If you’re looking for a low-impact cardio machine that doesn’t sacrifice stamina, the stairclimber is one of your best bets. With consistent work, your quads, calves, hamstrings, and bum will get a a real kick. The repetitive stepping motion will not only aid in toning and sculpting your lower body, but also strengthen your core (so long as that form and balance is on point). By using your largest muscle groups to lift your body up step by step, you’ll be building muscle and burning fat simultaneously.
Want a more intense workout? No problem. Just like a treadmill, alternating your speed will give you a stamina building interval workout. Stair climbing raises your heart rate almost immediately. So, you’re able to maximize those great cardio benefits for your full workout.
How does it compare to other cardio machines?
Not only does the stair climber pack all of the cardiovascular benefits of indoor cycling or the elliptical, it also tones and builds lower body muscles and strengthens the core. All in one go. You can choose to take slow or even double steps to build lean leg muscle and sculpt that booty. Or, add speed for a HIIT workout.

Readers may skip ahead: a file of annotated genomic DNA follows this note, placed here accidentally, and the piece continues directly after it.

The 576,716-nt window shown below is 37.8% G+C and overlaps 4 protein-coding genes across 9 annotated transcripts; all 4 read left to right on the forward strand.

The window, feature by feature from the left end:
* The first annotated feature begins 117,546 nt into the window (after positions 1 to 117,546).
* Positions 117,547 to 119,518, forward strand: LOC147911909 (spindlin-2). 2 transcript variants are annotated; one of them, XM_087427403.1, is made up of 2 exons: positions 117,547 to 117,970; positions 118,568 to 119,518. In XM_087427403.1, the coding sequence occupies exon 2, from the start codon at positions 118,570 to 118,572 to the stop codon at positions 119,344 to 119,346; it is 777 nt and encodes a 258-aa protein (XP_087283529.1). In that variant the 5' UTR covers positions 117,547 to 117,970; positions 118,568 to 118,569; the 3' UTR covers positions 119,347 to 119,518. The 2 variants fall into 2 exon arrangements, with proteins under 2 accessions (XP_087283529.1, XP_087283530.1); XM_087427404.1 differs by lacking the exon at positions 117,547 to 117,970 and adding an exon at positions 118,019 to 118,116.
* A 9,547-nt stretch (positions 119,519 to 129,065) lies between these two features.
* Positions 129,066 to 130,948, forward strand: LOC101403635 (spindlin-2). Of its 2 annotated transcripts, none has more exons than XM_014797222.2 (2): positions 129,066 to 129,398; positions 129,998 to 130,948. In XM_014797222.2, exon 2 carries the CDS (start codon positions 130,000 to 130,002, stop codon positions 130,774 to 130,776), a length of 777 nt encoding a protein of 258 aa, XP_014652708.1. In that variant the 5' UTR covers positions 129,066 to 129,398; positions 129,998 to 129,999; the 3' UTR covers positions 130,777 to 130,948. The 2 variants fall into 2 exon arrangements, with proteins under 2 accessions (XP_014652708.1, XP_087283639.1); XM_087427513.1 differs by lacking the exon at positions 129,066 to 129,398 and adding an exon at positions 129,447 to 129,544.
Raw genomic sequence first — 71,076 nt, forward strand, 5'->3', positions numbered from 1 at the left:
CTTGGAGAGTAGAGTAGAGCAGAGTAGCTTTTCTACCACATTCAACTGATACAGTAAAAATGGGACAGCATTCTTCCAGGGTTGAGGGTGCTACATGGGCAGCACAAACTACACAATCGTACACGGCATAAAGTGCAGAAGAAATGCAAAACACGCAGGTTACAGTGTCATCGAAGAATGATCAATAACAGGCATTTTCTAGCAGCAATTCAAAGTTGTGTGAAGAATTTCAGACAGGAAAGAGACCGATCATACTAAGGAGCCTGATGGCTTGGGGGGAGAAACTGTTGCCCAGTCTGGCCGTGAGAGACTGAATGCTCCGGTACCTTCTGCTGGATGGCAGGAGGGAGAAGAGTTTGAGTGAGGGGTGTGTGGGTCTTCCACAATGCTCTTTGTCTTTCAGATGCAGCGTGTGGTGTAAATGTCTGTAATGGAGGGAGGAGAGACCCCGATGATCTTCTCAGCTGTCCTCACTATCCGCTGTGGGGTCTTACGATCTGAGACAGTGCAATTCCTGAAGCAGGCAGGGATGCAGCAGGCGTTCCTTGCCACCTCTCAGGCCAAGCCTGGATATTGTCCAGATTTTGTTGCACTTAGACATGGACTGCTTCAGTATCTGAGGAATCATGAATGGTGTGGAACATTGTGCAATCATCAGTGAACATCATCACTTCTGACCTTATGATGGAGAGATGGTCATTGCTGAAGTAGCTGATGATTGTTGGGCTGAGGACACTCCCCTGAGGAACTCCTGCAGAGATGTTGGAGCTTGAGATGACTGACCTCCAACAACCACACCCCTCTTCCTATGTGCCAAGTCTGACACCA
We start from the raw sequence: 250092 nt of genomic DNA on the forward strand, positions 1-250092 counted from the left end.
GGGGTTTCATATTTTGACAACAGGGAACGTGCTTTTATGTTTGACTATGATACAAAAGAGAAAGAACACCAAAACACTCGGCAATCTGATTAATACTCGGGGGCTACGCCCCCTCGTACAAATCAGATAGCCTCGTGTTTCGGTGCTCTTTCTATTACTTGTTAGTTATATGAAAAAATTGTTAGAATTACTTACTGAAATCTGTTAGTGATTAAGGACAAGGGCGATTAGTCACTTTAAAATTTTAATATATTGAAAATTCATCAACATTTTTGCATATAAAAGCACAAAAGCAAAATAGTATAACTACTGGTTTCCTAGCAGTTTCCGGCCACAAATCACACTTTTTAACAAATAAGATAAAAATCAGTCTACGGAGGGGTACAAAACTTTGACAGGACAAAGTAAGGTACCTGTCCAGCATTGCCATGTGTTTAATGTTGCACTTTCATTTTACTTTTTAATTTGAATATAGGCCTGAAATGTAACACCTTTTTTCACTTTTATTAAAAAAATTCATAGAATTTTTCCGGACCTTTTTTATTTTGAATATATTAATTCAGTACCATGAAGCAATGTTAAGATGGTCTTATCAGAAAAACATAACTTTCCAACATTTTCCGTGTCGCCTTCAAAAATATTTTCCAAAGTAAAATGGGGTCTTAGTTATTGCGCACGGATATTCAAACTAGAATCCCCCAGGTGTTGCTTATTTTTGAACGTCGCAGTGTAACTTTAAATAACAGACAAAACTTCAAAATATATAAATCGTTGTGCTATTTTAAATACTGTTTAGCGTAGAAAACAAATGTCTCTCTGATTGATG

Stair climbing also serves as an excellent alternative to incline running on a treadmill. And with the option to work your upper body with light dumbbells at the same time, there’s no reason to count this machine out. No wonder it’s called the stairway to fitness heaven.
How many steps count as a floor?
Rather than counting the amount of steps you take, each machine keeps track of the vertical feet you climb. Then, that translates to floors. Machines vary, of course. But one flight of stairs typically equals ten to twelve vertical feet. So, if the machine calculates that you climb ten to twelve vertical feet, it should add a flight to your overall count. It’s estimated that stepping 10 vertical feet is equal to running approximately 100 feet on level land.